A Malian military official confirmed the deaths, saying that "it was terrorists from Al-Qaeda in the Islamic Maghreb who were responsible for the attack...."
"Our base in Gargando was attacked early Saturday by Islamist terrorists," Oumar Ag Keling, a member of the Tuareg-led Congress for Justice in Azawad, told AFP.
Gargando is a small town about 170 kilometres (106 miles) west of the historic city of Timbuktu.
"They killed four of our fighters, as well as the village chief," Keling said, adding that the jihadist rebels were "of many nationalities, according to the documents found at the scene".
A Malian military official confirmed the deaths, saying that "it was terrorists from Al-Qaeda in the Islamic Maghreb who were responsible for the attack, because the CJA was becoming a powerful force in the region".
For more than a month, the CJA -- formed in October 2016 to gain a bigger voice in the peace process for the Tuareg ethnic community of Kel Ansar, in Mali's northwest -- has opposed the installation of interim local authorities in Timbuktu, a central part of a peace deal signed in 2015.
The rebels signed the deal along with the government and pro-Bamako militias in the hopes of bringing stability to the north, the cradle of several Tuareg uprisings and a sanctuary for Islamist fighters.
Under the agreement, interim authorities will represent the inhabitants of Mali's five northern regions until security improves so that local elections can be held.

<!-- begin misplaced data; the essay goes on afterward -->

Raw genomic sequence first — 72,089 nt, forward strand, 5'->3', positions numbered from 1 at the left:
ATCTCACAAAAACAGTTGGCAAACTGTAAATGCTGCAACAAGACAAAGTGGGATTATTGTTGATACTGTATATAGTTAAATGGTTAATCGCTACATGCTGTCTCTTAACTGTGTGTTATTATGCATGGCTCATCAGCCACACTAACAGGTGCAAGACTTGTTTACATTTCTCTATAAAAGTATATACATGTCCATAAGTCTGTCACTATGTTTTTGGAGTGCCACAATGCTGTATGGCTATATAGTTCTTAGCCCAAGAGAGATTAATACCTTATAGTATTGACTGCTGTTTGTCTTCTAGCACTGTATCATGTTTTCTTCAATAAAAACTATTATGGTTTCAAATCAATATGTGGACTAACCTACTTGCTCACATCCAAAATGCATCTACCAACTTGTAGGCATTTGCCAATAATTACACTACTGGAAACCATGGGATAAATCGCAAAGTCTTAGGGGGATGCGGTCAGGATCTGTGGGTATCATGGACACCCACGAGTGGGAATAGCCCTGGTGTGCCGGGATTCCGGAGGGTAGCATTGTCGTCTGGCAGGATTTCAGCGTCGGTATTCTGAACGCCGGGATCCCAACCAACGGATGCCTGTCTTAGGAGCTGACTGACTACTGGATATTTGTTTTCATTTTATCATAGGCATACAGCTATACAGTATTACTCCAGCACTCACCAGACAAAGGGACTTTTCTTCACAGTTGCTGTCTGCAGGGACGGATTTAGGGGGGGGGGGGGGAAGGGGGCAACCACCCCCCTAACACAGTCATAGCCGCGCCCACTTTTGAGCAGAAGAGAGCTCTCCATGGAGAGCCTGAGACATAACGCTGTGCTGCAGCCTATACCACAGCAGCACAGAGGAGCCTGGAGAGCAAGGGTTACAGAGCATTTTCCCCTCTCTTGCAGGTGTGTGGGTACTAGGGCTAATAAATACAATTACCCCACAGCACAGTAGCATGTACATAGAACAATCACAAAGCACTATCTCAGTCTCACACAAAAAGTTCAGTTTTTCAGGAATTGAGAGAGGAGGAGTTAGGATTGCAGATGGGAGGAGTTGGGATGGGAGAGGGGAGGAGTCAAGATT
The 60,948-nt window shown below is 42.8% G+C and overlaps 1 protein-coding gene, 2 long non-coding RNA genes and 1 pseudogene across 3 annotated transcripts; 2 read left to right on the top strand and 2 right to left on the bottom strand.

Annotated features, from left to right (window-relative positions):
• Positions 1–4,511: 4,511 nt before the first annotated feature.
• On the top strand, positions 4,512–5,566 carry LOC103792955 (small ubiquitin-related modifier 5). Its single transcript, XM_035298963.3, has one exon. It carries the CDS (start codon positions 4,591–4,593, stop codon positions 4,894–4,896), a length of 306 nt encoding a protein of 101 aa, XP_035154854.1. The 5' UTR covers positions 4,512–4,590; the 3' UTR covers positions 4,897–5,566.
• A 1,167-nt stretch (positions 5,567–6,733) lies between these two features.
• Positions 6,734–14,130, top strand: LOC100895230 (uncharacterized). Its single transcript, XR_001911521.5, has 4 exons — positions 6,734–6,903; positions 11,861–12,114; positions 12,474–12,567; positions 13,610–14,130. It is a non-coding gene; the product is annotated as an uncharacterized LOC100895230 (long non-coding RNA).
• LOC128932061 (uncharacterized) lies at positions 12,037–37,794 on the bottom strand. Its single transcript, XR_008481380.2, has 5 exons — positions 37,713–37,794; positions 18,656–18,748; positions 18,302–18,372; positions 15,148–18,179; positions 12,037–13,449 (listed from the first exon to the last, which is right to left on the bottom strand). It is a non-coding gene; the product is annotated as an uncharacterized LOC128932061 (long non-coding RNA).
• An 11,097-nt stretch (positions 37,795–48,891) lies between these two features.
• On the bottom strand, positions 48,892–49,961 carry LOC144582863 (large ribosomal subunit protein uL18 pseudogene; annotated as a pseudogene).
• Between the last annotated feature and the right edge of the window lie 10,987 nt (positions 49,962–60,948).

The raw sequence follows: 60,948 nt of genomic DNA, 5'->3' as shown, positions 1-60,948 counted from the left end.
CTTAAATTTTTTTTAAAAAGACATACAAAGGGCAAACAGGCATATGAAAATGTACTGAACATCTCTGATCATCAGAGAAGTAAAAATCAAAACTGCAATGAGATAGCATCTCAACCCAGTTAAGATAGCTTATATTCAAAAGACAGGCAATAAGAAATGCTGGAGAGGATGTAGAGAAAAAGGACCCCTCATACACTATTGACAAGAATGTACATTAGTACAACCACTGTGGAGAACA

Implementation of the peace accord however has been piecemeal and insurgents who refused to sign the deal are still active across large parts of the country.
Mali's north fell under the control of jihadist groups linked to Al-Qaeda in 2012 who hijacked the rebel uprising, though the Islamists were largely ousted by a French-led military operation in January 2013.
In another attack, a member of a pro-government group was killed on Friday in the northeast village of Anefis, according to an international security source, but they could not identify the perpetrators.
Mali's jihadists did not sign the 2015 peace deal that aimed to quell separatist uprisings in the north and have continued to wreak havoc.
In a separate development, President Ibrahim Boubacar Keita appointed defence minister Abdoulaye Idrissa Maiga, 59, as prime minister, replacing Modibo Keita who had been in office since January 2015, according to a decree issued Saturday night.
Maiga, who was the president's campaign manager during the 2013 election, will meet Sunday with several political parties on the formation of a new government, according to his entourage. He is Keita's fourth prime minister.